- Principal Architect: Jeremy Bull
- Interior Design Team: Charlene Cong, Madison Fay, Rachel Wan, Mengxi Deng
- Landscape Architect: Hugh Burnett
- City: Sydney
- Country: Australia
Client Design Brief - Shaping Spotted Gum House was the client’s pursuit of sustainable design practices, her views on upholding a holistic wellness approach, and her forward-thinking innovation which were all informative to the design. The owners were a couple of near-empty nesters who were devoted to participating in their design process. Having an innovative spirit and invested interest in both personal wellness and sustainability through architecture, our team enjoyed a close, collaborative relationship with the client. The client also challenged our practice to explore, source, and create environmental solutions throughout the architectural process and pushed us to innovate the use of sustainable products, new technologies, and ideas. From the double-glazed windows, geothermal climate control, and inert and low VOC materials – our team was required to deliver technologies, not within reach of many of our smaller domestic projects.
Response to The Client’s Brief - Needing to accommodate two guest bedrooms, a study, a sitting room, a guest bathroom, a powder room, and laundry all housed within the original front of the home, the new addition showcases a generous, open communal space complete with a new double-height kitchen, dining and living space. Upstairs on the first floor are the private, sanctuary-like living quarters including an IR sauna, master bedroom, and steam shower bathroom.
To the garden elevation and acting as both a shading and structural device, the Lê Corbusier-inspired ‘chimney’ fuses the upper floor to the lower floor. The rendered, vertical chimney is a bold, architectural expression that provides composition and support to the rear facade. Inside, a key feature within the new extension is the oversized floor-to-ceiling sliding, steel glass doors which were strategically placed to maximize natural southern light and provide a beautiful line of sight to the landscaped garden beyond. Closed, they dramatically frame the lofty dimensions of the open, communal area. Taking inspiration from Louis Khan and Vokes & Peters, we endeavored to bring a contemporary Australian architectural language to life with modernist reference, using a restrained palette of monochromatic greys, honed grey marble throughout the kitchen, cream, black steel, and timbers such as Spotted Gum on the exterior and stained Oak and Pine inside.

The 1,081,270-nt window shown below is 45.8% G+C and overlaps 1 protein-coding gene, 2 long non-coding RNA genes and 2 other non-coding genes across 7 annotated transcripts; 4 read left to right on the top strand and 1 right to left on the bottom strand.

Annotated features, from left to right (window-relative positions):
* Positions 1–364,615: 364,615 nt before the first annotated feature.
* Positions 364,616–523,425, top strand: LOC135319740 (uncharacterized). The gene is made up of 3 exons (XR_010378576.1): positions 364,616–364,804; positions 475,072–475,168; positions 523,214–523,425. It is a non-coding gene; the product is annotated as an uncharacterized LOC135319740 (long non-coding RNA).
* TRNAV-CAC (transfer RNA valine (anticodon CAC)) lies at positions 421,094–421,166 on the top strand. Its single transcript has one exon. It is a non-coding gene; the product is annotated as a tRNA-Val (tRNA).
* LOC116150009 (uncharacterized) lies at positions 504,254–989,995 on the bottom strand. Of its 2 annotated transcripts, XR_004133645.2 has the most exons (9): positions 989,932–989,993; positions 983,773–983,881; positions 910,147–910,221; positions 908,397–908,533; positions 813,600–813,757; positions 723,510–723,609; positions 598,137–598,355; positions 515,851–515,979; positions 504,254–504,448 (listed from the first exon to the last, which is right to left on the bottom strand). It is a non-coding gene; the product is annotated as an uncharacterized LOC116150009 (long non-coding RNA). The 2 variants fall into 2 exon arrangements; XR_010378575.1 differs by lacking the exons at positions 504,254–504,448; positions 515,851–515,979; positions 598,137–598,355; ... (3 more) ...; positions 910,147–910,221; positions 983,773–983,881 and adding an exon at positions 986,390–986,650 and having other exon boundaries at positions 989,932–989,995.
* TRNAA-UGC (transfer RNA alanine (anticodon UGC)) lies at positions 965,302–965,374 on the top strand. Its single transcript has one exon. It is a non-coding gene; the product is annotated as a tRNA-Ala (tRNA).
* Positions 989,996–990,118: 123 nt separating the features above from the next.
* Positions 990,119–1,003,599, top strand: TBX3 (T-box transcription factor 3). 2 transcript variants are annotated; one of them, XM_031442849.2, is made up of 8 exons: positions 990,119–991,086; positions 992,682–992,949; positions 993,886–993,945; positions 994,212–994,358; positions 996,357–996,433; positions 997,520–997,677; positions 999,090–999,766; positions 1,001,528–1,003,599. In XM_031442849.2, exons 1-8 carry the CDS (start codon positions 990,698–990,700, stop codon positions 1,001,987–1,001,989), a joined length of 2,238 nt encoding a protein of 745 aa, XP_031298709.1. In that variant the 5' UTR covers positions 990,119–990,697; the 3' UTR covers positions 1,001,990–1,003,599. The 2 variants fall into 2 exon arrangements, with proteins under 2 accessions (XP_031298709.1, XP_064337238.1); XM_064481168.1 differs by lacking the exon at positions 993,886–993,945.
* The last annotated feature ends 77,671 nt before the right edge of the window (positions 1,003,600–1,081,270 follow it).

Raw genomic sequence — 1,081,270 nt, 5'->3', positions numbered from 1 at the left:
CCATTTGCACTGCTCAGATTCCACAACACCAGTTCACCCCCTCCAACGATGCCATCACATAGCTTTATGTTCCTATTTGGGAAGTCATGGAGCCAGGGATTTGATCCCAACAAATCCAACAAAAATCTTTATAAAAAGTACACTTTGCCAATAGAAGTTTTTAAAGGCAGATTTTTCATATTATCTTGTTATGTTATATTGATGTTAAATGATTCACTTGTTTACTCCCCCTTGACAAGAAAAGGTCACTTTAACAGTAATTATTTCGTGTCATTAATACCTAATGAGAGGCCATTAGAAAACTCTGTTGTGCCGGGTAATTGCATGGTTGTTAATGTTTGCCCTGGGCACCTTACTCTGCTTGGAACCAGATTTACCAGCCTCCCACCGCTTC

The selection of bespoke lighting throughout Spotted Gum House complements each space and adds to the owner’s personality. In particular, lighting pieces by Apparatus and Henry Wilson and furniture from Spence & Lyda, Cult Design, and Great Dane all contribute to the mid-century-inspired contemporary Australian direction. For example, the living space is zoned using an Armadillo & Co. rug with seating that includes the low profile Newood Relax Light chair upholstered in a checkered material by BrogliatoTraverso for Cappellini from Cult Design and iconic leather Prime Time Easy chair designed by Tom Stepp from Great Dane Furniture provides the perfect spot for relaxing or entertaining by the stone-clad fireplace.
In the dining hub of the home, Molloy Chairs in walnut designed by Nau from Cult Design surround a matching walnut-stained Johansen Dining Table from Great Dane while a collection of Spine Wood Stools in black by Fredericia from Cult Design perch at the kitchen island. A timber Elliot Dining Table by Jason Miller from Spence & Lyda adds a contrasting, soft element to the stair lobby space. Upstairs in the master bedroom, an upholstered Lewis Bed from Jardan Furniture informs this private space. A Ligne Roset Togo Small Sette designed by Michel Ducaroy from Domo Australia sits in good company alongside an Isola Armchair by Amura from Spence & Lyda, while the adjoining master bathroom features a freestanding Victoria & Albert New York Bath from Candana and an upholstered WNG chair designed by Magnus Læssøe Stephensen from Fred International.
Were There Any Design Challenges in The Project That Were Overcome? Our biggest challenges came from the local council’s strict heritage conservation requirements which played an influential role in shaping our annex design and its visibility from the street level. All new works were required to be concealed within the ‘shadow’ of the existing houses' roof form. The site’s new works, now concealed to the South and also South facing, needed to achieve the concept of being both architecturally meaningful, whilst navigating the need to be predominantly illuminated by Southern light.
How Did We Achieve Excellence/Beauty/Innovation in Our Design Outcome? Core to its philosophy, Spotted Gum House sets its intention on innovating environmentally sustainable practices within what could be considered an entirely domestic residential enclave. The house is equally courageous architecturally and demonstrates the design of high quality and constructed to last. From the wellness-inspired circadian ‘dim’ lighting system to applying low VOC materials, each of these components was pivotal in maintaining integrity and excellence within the design. Our incredibly dedicated client felt it was important that the community of people working on completing her new home felt connected and subsequently she became an empowering pillar during the build.